If you wear flip flops into my clinic you get my ceremonial response!
I take them and throw them out onto the lawn in front of our clinic space …. Seriously I do eventually go out and retrieve them and we have a little laugh. There are however, some sound reasons I dislike the favorite summer footwear of the ladies and gentleman who come to see us.
Many of the patients we see are seeking help for foot and ankle related pain or difficulty wearing certain types of shoes. The flip flop, while being easy to slide on and off and comfortable for our poor foot who has been trapped in a hot restrictive boot all winter, does not offer what a good sandal or supportive shoe offers.
Ask yourself, why do we wear shoes? Our friends who are a part of the barefoot running trend question this all the time. But especially here in the mid-west there are reasons to wear shoes:
1) Protection of the bottom of the foot: the shoe offers an interface between our soft tissues on the bottom of the foot (some have softer than others …. hence the term “tenderfoot “from the westerns of my childhood) and the surface we are walking on. We walk and or run on hot, sharp, uneven or even toxic surfaces. So for this function the flip flop does provide a very thin layer of protection.
2) Protection of the toes and top of the foot: There is a reason folks wear steel toed work boots in industrial settings and why there is the sign in the restaurants: no shoes no shirt no service. Wearing flip flops while mowing the lawn or doing gardening for example, where your foot encounters all kinds of nasty sharp, hot or chemically irritating things is, as my father would say …. “Not real smart. “
3) Sun protection: A recent in-service to our staff by a local dermatologist pointed out that we as therapists should screen for Melanoma (skin cancer) on the toes as well as more common areas such as the ears neck and face. This reminds us to protect the exposed tops of the toes to the dangers of sun exposure, which honestly, I never thought about.
4) Shock absorption: Depending on who you read, 2-5 times your body weight is transferred from the ground through your heel and foot. A cushioned shoe along with a healthy foot and leg absorb much of this shock and dampen it. The flip flop, especially a well-worn one offers very little shock absorbing qualities.
5) Support: Our feet are a complex system of bones, muscles, tendons and the nervous system that senses as well as activates the motors that drive us through life. A proper fitting shoe helps to stabilize the foot and control excess motion by the shape of the shoe, and by controlling the heel bone which is the key that locks and unlocks the foot. The flip flop just sits under the heel; it doesn’t wrap around the heel nor does it control the heel.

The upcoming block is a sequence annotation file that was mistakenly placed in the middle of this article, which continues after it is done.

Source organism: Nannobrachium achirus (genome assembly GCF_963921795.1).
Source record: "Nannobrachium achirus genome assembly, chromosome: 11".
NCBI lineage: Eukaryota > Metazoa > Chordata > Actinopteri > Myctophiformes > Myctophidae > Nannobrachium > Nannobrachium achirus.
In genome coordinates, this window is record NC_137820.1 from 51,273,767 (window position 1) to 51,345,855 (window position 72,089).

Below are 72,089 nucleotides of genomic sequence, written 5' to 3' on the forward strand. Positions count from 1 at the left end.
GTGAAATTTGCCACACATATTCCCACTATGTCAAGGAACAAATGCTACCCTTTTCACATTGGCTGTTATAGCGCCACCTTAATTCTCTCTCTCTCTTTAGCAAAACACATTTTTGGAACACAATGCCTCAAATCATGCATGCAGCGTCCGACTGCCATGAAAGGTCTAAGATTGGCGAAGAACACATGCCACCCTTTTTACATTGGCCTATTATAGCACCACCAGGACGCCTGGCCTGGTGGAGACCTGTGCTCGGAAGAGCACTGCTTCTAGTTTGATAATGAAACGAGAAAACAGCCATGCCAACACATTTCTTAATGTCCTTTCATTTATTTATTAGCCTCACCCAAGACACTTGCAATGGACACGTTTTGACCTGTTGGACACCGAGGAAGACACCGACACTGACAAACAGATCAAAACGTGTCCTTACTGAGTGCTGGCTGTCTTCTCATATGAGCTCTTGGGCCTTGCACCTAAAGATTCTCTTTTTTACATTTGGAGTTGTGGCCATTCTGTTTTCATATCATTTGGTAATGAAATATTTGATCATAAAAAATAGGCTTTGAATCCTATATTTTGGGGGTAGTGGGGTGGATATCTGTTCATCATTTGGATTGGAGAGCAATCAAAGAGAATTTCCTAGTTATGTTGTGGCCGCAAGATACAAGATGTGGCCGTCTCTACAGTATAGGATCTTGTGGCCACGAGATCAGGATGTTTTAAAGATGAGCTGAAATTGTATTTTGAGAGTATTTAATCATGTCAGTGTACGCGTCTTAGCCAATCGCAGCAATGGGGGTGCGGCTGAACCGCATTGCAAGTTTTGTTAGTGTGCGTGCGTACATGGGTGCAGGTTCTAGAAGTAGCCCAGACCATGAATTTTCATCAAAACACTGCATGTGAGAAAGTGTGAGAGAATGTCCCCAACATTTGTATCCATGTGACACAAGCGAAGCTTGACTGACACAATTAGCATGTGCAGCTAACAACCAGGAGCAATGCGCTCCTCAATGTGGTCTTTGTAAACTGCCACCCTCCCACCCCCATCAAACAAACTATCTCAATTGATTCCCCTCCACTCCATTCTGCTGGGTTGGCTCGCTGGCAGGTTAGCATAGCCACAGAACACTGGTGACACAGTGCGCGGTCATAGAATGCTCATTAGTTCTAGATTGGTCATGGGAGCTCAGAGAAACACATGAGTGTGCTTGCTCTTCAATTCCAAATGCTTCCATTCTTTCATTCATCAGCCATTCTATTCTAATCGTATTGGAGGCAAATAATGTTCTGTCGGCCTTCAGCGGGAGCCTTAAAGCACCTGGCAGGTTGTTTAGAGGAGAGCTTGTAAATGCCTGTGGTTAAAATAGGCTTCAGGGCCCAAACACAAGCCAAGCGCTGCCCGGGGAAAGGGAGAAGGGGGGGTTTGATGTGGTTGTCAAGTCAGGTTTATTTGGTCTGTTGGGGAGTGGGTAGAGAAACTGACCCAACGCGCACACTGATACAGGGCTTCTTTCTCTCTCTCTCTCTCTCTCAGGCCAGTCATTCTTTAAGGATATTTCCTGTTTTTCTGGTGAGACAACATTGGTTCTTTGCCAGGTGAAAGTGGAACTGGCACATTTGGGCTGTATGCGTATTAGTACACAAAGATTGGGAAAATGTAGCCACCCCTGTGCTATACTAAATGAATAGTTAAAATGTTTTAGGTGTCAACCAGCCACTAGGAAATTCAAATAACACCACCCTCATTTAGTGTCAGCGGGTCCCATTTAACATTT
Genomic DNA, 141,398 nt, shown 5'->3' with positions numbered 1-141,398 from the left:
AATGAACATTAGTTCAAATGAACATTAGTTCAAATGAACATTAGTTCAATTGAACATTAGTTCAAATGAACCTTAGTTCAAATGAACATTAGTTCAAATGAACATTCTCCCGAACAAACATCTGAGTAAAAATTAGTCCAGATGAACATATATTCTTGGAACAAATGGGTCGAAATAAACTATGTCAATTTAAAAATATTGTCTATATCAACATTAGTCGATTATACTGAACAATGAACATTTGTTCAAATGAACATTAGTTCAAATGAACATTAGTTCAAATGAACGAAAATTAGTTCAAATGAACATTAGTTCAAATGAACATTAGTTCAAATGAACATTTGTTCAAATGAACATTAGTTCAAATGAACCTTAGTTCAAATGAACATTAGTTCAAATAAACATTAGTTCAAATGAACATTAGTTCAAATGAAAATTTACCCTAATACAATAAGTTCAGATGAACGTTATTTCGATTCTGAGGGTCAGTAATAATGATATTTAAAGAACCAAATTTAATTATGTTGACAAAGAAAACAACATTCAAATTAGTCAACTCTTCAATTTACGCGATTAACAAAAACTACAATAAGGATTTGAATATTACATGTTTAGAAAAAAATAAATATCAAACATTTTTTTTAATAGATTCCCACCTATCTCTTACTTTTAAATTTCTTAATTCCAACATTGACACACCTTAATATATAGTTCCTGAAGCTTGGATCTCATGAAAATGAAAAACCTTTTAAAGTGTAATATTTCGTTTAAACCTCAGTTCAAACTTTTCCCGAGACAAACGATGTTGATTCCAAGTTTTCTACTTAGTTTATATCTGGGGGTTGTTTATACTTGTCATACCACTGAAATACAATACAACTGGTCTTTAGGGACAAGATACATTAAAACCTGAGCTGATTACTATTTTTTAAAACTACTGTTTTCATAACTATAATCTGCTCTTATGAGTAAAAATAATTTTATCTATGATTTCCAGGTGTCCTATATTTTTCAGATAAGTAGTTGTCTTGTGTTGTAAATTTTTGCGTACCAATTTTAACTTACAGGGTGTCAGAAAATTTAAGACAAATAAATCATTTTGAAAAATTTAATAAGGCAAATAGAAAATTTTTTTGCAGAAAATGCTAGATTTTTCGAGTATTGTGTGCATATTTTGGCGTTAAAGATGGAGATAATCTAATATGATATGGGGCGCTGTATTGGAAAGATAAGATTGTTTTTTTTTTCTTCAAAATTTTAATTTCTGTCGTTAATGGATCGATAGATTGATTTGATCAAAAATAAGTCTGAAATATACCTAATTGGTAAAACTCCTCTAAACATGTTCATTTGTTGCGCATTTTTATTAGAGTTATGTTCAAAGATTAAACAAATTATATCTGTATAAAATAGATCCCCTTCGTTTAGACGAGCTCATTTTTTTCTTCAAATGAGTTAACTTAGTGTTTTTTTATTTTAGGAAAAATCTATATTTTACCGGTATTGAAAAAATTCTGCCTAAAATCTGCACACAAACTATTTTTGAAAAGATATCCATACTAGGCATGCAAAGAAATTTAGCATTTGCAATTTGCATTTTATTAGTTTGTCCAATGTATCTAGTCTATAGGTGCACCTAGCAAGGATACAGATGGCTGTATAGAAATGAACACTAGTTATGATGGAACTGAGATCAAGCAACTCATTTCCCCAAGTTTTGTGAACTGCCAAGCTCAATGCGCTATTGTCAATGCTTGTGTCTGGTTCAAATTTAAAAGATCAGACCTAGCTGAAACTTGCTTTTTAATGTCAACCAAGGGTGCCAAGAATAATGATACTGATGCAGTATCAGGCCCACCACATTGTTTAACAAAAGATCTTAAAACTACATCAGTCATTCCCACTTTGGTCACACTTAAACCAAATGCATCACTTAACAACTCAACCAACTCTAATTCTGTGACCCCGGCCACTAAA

6) Lastly in order to hold the flip flop on your foot so it is under the foot when your heel contacts the ground you need to pull down with your toe flexors (this is the flip sound) In a regular shoe or a sandal with heel strap, the sole remains in contact with the bottom of the foot through the swing phase due to the foot being enclosed in the shoe /sandal. This is the only time the toe flexors are on constantly instead of on and off through the gait cycle. This can create a muscle imbalance that can lead to the foot being held in a positon leading to hammer, claw or mallet toes. Also in order to be sure the sole is under the heel at heel contact (the flop sound) a person alters their stride which can impact the entire leg and lower body alignment.
So am I going to tell my patients “You are not allowed to wear flip flops ever?” If I did, I may get run right out of the clinic. Instead I suggest that much like cheesecake and my diet, limit flip flop wear in your shoe wear “diet. “
So if you must wear flip flops here are my suggestions:
1) Choose a hybrid flip flop, one that has a heel strap
2) Use flip flops only for short bouts of walking (across the beach versus hiking down the Grand Canyon)
3) Replace flip flops regularly to maximize shock absorption.
4) Never wear flip flops to do lawn mowing, household cleaning or other more dangerous tasks.
5) Sunscreen tops of toes (don’t grease the bottom of the foot however)
6) Pack a “back up “pair of shoes to switch to at the first signs of heel, arch or toe pain.
7) Limit wear time to short trips. If you are shopping, hiking, or touring; wear a sandal.
Zhang, Xiuli, Max R. Paquette, and Songning Zhang. "A comparison of gait biomechanics of flip-flops, sandals, barefoot and shoes." Journal of foot and ankle research 6, no. 1 (2013): 45.
Salathé Jr, Eric P., George A. Arangio, and Eric P. Salathé. "The foot as a shock absorber." Journal of biomechanics 23, no. 7 (1990): 655-659.
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